Tightwad Marketing

Reviews of free and cheap domain name registration and website hosts

John Kuraoka, a project of www.kuraoka.com


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My reviews are independent and unaffiliated. I make no money off these links. In most cases, I have used the services of the companies reviewed, or I have first-hand reports from people I trust. When you click on each link, a new window will open. You can close the new window to get back here.

Quick finder:
Cheap domain name registration
“Free” website hosts
Free and cheap website hosts

Cheap domain name registration (by price)
GKG.net: This company, based in College Station, Texas, offers .com, .net, and .org domain name registrations for $9-$12/year depending on how long a term you pre-pay. Domain name transfers are $8 and include a one-year registration renewal. The online management system includes DNS. Support is exceptionally good. Website hosting starts at $3.39/month (see hosting section below).
Go Daddy Software: This company, based in Scottsdale, Arizona, offers .com domain name registrations for $12.99/year. Other top-level domains (including .net, .org, .biz, .us, and .co) are available at various discounted prices. Domain name transfers are $7.99 and include a one-year registration renewal/extension. With your domain name you get a free single-page site, DNS, and domain name forwarding. Support is available via email and phone. Website hosting starts at $3.49/mo if you pre-pay for a year; it includes a free one-year domain name registration and email (see hosting section below).
eNameCo/Dotster: This Houston, Texas-based company offers .com, .net, .org, .biz, and .info domain name registrations for $14.99/year, a discount from the $17.49 renewal rate. Transfers are $8.29/year. Registration includes free URL forwarding.
DotEasy: This company, based in Burnaby, British Columbia (Canada), offers .com, .net, and .org domain name registrations for $15/year in US Dollars, with no apparent discounts for longer terms. What’s cool, is that registration includes a comprehensive DNS controls, free URL forwarding, domain lock, and privacy. Website hosting starts at $1.95/mo (see hosting section below).
DollarHost: This company, also based in Burnaby, British Columbia (Canada), seems to be a sister company to DotEasy. It offers .com, .net, and .org domain name registrations for $25/year in US Dollars. Longer terms are cheaper; if you register for ten years the cost drops to $20/year ($200 for ten years). URL forwarding is $10 to set up, with no monthly fee. Website hosting starts at $6.95/month.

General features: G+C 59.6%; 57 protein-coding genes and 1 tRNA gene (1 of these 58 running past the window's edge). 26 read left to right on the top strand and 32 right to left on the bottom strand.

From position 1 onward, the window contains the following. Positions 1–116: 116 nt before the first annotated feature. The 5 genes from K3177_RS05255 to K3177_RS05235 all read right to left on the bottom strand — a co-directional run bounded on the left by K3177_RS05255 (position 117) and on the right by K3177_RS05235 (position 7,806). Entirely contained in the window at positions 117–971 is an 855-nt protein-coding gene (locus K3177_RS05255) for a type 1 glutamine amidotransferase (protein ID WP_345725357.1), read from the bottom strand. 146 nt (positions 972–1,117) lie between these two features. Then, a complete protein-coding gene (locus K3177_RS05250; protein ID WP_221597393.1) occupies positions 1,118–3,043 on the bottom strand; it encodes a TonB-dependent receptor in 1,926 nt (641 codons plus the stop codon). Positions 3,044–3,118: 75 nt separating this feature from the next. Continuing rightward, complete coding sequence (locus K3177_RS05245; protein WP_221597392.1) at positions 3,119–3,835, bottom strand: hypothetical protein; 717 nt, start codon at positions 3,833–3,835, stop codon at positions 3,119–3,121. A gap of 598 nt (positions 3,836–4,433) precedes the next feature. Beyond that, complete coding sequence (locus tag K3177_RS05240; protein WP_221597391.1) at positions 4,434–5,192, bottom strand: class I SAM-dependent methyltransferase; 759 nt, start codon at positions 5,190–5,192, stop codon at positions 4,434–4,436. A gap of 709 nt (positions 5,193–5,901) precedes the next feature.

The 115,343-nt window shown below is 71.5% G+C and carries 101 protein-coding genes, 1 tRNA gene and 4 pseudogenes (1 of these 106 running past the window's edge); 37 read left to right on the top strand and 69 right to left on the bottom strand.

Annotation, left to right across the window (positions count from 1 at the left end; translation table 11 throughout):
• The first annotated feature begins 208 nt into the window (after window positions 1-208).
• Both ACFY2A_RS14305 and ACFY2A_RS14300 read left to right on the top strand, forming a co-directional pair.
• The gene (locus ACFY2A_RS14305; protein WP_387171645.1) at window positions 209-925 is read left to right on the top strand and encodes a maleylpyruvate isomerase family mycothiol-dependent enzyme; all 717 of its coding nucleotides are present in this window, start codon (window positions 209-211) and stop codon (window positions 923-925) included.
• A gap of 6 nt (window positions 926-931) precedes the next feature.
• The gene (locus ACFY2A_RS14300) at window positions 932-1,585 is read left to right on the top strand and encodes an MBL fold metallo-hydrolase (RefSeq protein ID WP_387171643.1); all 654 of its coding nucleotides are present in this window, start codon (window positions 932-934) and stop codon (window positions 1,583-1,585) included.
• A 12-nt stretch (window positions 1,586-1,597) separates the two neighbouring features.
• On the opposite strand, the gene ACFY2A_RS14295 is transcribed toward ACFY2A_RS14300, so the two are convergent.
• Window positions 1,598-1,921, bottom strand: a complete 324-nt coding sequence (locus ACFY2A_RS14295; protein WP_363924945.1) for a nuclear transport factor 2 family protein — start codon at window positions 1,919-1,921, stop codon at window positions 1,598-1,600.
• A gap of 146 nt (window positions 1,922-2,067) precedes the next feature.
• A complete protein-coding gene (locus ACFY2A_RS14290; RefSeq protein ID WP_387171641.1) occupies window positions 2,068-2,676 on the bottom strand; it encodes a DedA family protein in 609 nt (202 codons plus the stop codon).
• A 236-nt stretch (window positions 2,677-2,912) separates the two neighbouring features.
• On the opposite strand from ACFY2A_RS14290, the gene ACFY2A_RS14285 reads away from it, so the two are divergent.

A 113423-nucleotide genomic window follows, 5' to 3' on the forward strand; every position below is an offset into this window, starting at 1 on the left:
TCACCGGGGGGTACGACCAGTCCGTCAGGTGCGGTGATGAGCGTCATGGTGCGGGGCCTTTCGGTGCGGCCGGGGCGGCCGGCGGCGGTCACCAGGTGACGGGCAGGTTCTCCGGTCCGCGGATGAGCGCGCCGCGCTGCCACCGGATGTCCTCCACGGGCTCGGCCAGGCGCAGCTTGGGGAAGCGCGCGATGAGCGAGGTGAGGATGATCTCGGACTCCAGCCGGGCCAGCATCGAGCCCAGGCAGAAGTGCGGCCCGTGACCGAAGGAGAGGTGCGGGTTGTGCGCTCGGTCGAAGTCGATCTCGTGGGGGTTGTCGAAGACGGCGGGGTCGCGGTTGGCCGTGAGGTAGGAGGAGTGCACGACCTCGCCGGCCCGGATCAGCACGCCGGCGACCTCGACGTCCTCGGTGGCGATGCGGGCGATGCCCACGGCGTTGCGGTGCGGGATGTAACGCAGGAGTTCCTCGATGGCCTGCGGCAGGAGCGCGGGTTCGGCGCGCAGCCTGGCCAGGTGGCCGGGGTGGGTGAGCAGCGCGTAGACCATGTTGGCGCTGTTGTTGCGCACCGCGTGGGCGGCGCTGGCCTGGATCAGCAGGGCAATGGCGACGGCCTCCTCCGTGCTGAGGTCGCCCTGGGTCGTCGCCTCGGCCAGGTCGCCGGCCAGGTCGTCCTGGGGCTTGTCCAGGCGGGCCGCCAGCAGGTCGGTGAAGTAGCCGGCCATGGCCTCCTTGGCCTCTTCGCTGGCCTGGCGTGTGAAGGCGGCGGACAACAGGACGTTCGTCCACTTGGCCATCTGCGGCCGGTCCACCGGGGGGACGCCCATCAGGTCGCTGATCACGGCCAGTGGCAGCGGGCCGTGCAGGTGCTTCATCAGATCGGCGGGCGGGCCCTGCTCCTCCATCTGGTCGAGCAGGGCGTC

Network Solutions: This registrar, one of the first, became VeriSign and then went back to being Network Solutions. Yes, it’s a full-price domain name registrar with fewer bells and whistles than most, but this Mountain View, California-based company is rock solid. They also finally made their pricing page more-obvious. The base price is $34.99/year for domain registration with discounts for longer terms. Currently Network Solutions offers a teaster rate of $9.99 for the first year. Support is generally superb.
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“Free” website hosts
There are a few important caveats to going with a “free” website host for your business websites. First, having ads for other companies popping up on your website is less-than-professional and may even provide an advertising channel for local competitors. Second, “free” website hosts are placing ever-tighter restrictions on free use, particularly on business and commercial users. The changes, catches, and caveats are often not worth the trade-off. Third, these hosts seem to come and go, which could leave your business suddenly and unexpectedly without a website. Fourth, most require you to use a proprietary site-building system, which both ties you to the host and limits what you can do.

All that said, “free” hosts offer some important benefits too. Most offer easy-to-use site-building features and one-click uploading to the web. They often have an extensive library of templates, scripts, and plug-ins. They are ideal for trial balloons, adjunct websites, internal sites, and businesses seeking maximum convenience in their web host. Be aware that website design templates and “free” images are all copyrighted works; if you use them, you won’t be able to move your site intact if you change hosts.

My recommendations for small business: Of the countless “free” web hosts that have come and gone, there are a few worthwhile survivors.